Below you will find a guide to abstract geographies in Second Life. Abstract geographies, as I am using the term, are places that don’t try to represent something that can be found in the physical world but instead originate from the imagination. They break the basic signifier/signified duality that defines many of the locations found in Second Life.
To understand what I mean, let’s first consider a few examples of representative geographies in Second Life.
Perhaps one of the most frequently visited places in Second Life is the recreation of the Eiffel Tower. What the designers tried to do was to recreate in a virtual environment a model or representation of the Eiffel Tower that would map directly to the physical monument that dominates the Paris skyline. Were you to log into Second Life and visit the representation of the Eiffel Tower, you would immediately recognize its iconic iron beams, its frame-like architecture, and the distinct upward sweep of its design.
Other representative geographies abound in second life and include anything from the Globe Theater in London to the Taj Mahal. These project are impressive in the artistry of their construction and carry the cultural value of these locations into the medium of virtual environments.
But what about this idea of “abstract geographies.” Unlike the recreations of the Eiffel Tower or Globe Theater, abstract geographies don’t take as their model anything that can be found in the physical world. Instead they are the product of the designer’s imagination. It is worth emphasizing here that all geographies in Second Life are constructed; they are meticulously designed (if you saw the film Inception, you might think of the role of the “architect” that Ellen Page plays). So, even the most representative geography is still a fabrication of the imagination, but the designer of an abstract geography moves beyond the need to rearticulate places found in the physical world to the places found only in the mind. William Gibson famously described cyberspace as a “collective hallucination.” If that is true, it is nowhere better articulated, in my view, than in non-representative geographies of Second Life because of their deliberate and conscious break with realism.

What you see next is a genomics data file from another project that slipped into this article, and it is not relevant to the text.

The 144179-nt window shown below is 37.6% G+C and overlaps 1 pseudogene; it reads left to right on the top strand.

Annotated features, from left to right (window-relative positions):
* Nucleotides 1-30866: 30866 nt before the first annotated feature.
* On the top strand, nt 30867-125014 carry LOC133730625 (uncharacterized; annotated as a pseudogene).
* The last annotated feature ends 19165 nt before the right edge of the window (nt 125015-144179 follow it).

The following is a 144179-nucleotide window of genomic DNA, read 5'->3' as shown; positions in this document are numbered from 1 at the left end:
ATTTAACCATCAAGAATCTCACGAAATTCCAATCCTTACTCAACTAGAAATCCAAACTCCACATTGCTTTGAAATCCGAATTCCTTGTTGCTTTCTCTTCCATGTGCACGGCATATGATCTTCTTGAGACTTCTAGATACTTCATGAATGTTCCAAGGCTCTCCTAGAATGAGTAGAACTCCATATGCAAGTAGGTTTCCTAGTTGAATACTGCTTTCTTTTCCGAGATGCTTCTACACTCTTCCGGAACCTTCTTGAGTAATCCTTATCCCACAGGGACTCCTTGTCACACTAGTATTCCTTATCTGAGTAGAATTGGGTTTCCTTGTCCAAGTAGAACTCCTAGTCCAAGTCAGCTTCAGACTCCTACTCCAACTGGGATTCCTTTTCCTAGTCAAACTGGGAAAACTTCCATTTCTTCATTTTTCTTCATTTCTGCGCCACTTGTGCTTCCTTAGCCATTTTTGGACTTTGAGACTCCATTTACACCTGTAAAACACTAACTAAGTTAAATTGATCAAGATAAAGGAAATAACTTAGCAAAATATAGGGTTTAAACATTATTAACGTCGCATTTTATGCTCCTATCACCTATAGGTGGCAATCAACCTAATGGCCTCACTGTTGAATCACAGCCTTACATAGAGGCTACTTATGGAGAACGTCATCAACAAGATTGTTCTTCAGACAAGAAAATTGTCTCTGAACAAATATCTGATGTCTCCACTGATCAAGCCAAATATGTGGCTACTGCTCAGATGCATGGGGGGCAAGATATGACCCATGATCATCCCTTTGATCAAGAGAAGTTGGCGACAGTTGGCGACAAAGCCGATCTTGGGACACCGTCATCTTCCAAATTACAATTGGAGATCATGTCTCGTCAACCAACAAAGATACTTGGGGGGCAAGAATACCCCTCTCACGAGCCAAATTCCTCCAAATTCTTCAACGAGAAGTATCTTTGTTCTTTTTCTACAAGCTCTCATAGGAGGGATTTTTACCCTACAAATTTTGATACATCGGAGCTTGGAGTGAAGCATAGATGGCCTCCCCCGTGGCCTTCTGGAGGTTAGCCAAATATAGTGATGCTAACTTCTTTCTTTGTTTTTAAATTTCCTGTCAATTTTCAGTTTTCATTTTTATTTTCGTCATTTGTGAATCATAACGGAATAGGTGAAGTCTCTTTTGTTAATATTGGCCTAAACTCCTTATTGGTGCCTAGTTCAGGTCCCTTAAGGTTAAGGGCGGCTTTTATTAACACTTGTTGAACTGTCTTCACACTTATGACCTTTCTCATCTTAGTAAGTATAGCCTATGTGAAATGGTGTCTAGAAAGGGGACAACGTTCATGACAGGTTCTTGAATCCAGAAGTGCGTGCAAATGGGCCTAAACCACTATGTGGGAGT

Almost by design such geographies are difficult to describe in text, so to give you a demonstration of what I mean, I’ve created a number of videos that take you on a tour of three abstract geographies: Immersiva, Two Fish, and Centus.
I should take a minute to explain the title of this post. “Invisible Islands” is a term I’m borrowing from a writer named Italo Calvino who, in the early 1970s, wrote a book titled Invisible Cities. Set in the 13th century palace of Kublai Khan, the book consists of a series of descriptions in which the traveler Marco Polo describes for Kublai Khan the various cities that comprise his empire. But as each city is described, it quickly becomes apparent that these cities are not to be found in the physical world, but rather in the shared, collective imaginations of Marco Polo and Kublai Khan, with each city more abstract and fantastical than the last. These cities that Marco Polo describes are non-referential in that they don’t correspond to any city that actually exists outside of Marco Polo and Khan’s imaginations. They are therefore ‘invisible cities,’ because they can’t be seen with the usual visual tools, meaning the human eye; they can only be apprehended in the ephemeral space between Marco Polo’s oration and Khan’s hearing and imagination.
Likewise in Second Life we have invisible islands (the geography of Second Life as a whole is that of an archipelago, seen here: World Map of Second Life) that do not exist outside of imagination. Yes, we can see them with our eyes, but not without the mediating technologies of 3D graphics and the Second Life engine.
Check out the videos below and let me know what you think. (The first video is basically what you just read, so you can skip it if you’d like.)